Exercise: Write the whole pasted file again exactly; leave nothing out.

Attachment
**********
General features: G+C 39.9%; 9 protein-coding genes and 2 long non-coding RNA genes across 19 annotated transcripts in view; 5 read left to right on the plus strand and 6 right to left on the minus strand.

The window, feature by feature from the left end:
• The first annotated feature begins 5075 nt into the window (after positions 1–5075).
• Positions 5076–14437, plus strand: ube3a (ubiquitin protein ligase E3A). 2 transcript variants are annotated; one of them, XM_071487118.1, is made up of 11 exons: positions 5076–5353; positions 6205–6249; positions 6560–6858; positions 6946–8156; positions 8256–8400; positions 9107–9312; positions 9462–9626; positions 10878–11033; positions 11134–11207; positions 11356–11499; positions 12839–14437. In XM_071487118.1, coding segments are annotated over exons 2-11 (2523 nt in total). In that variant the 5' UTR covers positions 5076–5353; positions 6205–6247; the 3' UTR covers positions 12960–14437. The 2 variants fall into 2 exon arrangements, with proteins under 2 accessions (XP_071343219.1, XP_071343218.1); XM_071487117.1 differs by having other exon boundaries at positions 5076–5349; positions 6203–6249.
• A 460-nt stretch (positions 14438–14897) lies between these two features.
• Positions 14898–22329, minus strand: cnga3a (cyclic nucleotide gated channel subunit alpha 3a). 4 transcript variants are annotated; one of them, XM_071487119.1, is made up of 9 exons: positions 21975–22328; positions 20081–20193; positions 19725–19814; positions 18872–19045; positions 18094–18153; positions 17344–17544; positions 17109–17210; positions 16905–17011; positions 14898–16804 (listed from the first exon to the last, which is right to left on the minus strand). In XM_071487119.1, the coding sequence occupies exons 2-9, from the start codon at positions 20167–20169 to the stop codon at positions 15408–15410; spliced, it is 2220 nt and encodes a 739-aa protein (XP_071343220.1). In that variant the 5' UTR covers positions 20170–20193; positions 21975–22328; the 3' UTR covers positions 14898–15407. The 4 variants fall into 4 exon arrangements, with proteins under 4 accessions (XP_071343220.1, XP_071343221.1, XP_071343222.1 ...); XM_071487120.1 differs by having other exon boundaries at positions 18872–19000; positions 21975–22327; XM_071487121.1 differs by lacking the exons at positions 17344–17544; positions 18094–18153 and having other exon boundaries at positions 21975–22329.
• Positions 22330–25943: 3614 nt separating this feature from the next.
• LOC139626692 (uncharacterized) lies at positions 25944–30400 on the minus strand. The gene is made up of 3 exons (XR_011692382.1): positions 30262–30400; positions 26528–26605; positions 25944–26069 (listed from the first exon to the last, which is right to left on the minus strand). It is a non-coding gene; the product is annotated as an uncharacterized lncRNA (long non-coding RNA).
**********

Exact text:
General features: G+C 39.9%; 9 protein-coding genes and 2 long non-coding RNA genes across 19 annotated transcripts in view; 5 read left to right on the plus strand and 6 right to left on the minus strand.

The window, feature by feature from the left end:
• The first annotated feature begins 5075 nt into the window (after positions 1–5075).
• Positions 5076–14437, plus strand: ube3a (ubiquitin protein ligase E3A). 2 transcript variants are annotated; one of them, XM_071487118.1, is made up of 11 exons: positions 5076–5353; positions 6205–6249; positions 6560–6858; positions 6946–8156; positions 8256–8400; positions 9107–9312; positions 9462–9626; positions 10878–11033; positions 11134–11207; positions 11356–11499; positions 12839–14437. In XM_071487118.1, coding segments are annotated over exons 2-11 (2523 nt in total). In that variant the 5' UTR covers positions 5076–5353; positions 6205–6247; the 3' UTR covers positions 12960–14437. The 2 variants fall into 2 exon arrangements, with proteins under 2 accessions (XP_071343219.1, XP_071343218.1); XM_071487117.1 differs by having other exon boundaries at positions 5076–5349; positions 6203–6249.
• A 460-nt stretch (positions 14438–14897) lies between these two features.
• Positions 14898–22329, minus strand: cnga3a (cyclic nucleotide gated channel subunit alpha 3a). 4 transcript variants are annotated; one of them, XM_071487119.1, is made up of 9 exons: positions 21975–22328; positions 20081–20193; positions 19725–19814; positions 18872–19045; positions 18094–18153; positions 17344–17544; positions 17109–17210; positions 16905–17011; positions 14898–16804 (listed from the first exon to the last, which is right to left on the minus strand). In XM_071487119.1, the coding sequence occupies exons 2-9, from the start codon at positions 20167–20169 to the stop codon at positions 15408–15410; spliced, it is 2220 nt and encodes a 739-aa protein (XP_071343220.1). In that variant the 5' UTR covers positions 20170–20193; positions 21975–22328; the 3' UTR covers positions 14898–15407. The 4 variants fall into 4 exon arrangements, with proteins under 4 accessions (XP_071343220.1, XP_071343221.1, XP_071343222.1 ...); XM_071487120.1 differs by having other exon boundaries at positions 18872–19000; positions 21975–22327; XM_071487121.1 differs by lacking the exons at positions 17344–17544; positions 18094–18153 and having other exon boundaries at positions 21975–22329.
• Positions 22330–25943: 3614 nt separating this feature from the next.
• LOC139626692 (uncharacterized) lies at positions 25944–30400 on the minus strand. The gene is made up of 3 exons (XR_011692382.1): positions 30262–30400; positions 26528–26605; positions 25944–26069 (listed from the first exon to the last, which is right to left on the minus strand). It is a non-coding gene; the product is annotated as an uncharacterized lncRNA (long non-coding RNA).